Oswego County Public Information Office, 46 East Bridge St., Oswego, NY 13126

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May 5, 2004

Take Steps Now to Control Mosquitoes and West Nile Virus

Now that spring has arrived in Oswego County, the black flies are out and the mosquitoes will soon follow. Since 1999, when it was first found in New York State, West Nile virus has been a concern when warm weather approaches.

"West Nile virus is a mosquito-borne infection that can cause encephalitis and serious health problems. While the chances of a person getting encephalitis are small, people ages 50 and older are at higher risk than other residents," said Kathleen Smith, Commissioner of the Oswego County Health Department.

There are about 70 species of mosquitoes in New York State. Only a handful of them can transmit West Nile virus. Mosquitoes are most often active around dusk and dawn when the air is calm, but some species will bite during the daytime.

Because West Nile virus is spread by mosquitoes, it is important that everyone to take steps to avoid mosquito bites. You can help to reduce your risk of mosquito bites if you:

  • Wear shoes and socks, long pants and a long-sleeved shirt when you are outdoors for long periods of time.
  • Use a mosquito repellent when it is necessary to be outdoors at times when mosquitoes are most active. Be sure to follow the directions on the label. Do not let children apply mosquito repellent themselves.

Many mosquitoes that can transmit West Nile virus lay their eggs in stagnant water around the home. Any poor drainage around the yard can provide an outdoor home for mosquitoes to breed.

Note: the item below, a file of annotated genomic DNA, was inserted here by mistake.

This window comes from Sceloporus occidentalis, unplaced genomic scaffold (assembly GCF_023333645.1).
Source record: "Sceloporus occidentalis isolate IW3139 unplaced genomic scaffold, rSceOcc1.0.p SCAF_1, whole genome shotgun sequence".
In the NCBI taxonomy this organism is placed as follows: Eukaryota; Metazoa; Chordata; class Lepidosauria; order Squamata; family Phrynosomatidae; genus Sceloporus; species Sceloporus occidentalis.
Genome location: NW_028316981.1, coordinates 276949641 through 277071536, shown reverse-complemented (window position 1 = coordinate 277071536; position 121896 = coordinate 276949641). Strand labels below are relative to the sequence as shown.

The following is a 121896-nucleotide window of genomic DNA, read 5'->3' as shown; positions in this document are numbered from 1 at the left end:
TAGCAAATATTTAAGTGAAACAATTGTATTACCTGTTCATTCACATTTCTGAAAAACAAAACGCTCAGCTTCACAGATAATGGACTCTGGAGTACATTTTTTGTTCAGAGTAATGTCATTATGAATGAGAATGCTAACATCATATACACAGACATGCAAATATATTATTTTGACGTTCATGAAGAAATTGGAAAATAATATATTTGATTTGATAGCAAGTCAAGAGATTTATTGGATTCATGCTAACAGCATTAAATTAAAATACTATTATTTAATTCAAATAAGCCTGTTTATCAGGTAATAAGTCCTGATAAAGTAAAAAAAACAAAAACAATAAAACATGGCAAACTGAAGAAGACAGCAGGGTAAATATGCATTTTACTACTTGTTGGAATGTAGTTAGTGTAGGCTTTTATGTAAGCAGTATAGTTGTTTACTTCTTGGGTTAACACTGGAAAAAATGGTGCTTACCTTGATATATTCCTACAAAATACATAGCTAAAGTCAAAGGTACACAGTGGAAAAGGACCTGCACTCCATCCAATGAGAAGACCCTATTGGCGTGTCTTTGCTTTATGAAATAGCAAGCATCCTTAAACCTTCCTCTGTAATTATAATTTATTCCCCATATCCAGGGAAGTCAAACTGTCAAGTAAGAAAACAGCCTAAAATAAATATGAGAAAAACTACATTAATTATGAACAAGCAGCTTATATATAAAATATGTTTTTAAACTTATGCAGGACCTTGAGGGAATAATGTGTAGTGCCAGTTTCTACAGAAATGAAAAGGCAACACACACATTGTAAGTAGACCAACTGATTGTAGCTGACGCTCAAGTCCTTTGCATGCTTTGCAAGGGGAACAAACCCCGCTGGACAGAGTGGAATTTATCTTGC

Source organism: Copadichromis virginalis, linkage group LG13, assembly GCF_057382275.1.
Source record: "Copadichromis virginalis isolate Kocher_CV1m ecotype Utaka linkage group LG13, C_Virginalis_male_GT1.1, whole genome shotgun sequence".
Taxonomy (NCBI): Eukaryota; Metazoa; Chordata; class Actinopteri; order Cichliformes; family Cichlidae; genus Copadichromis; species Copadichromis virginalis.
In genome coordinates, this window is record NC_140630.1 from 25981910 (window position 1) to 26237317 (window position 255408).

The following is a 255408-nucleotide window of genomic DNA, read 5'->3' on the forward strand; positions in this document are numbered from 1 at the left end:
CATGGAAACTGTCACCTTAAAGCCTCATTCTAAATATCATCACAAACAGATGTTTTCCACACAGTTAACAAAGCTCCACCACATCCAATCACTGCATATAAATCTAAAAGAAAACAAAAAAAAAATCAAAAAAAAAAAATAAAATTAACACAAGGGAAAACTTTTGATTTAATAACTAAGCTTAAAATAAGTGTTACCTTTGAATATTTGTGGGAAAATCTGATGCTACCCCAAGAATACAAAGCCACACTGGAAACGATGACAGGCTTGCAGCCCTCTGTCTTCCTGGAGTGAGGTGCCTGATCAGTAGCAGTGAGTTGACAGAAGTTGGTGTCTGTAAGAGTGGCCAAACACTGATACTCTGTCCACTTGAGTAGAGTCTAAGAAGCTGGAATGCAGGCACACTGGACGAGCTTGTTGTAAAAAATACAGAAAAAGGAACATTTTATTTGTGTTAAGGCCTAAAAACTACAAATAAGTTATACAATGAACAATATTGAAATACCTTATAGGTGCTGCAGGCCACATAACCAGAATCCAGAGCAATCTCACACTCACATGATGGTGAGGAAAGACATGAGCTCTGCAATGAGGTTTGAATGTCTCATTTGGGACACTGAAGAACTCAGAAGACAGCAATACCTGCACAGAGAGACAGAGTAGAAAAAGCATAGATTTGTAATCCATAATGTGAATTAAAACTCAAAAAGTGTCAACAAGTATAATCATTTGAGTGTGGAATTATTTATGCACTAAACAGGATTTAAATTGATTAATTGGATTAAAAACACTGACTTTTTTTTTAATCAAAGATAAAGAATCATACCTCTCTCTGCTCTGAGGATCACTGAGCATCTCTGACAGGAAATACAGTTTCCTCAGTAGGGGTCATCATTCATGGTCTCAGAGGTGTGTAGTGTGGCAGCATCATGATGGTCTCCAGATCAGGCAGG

To reduce the mosquito population in and around your home, reduce or eliminate all standing water by following these steps:

  • Dispose of tin cans, plastic containers, ceramics pots or similar water-holding containers.
  • Remove all discarded tires on your property. Call your local landfill or public works authorities to find out how to dispose of them properly.
  • Remove all fallen leaves.
  • Drill holes in the bottoms of recycling containers that are kept outdoors.
  • Clean clogged gutters in the spring and fall. Make sure roof gutters drain properly.
  • Turn over plastic wading pools and wheelbarrows when not in use.
  • Change the water in birdbaths twice weekly. Clean vegetation and debris from the edge of ponds.
  • Clean and chlorinate swimming pools, outdoor saunas and hot tubs. Drain water from pool covers.
  • Use landscaping to eliminate standing water that collects on your property.

To learn more about how to reduce your risk of West Nile virus, call the New York State Department of Health toll free number, 1-800-458-1158 or visit www.health.state.ny.us/nysdoh/westnile/

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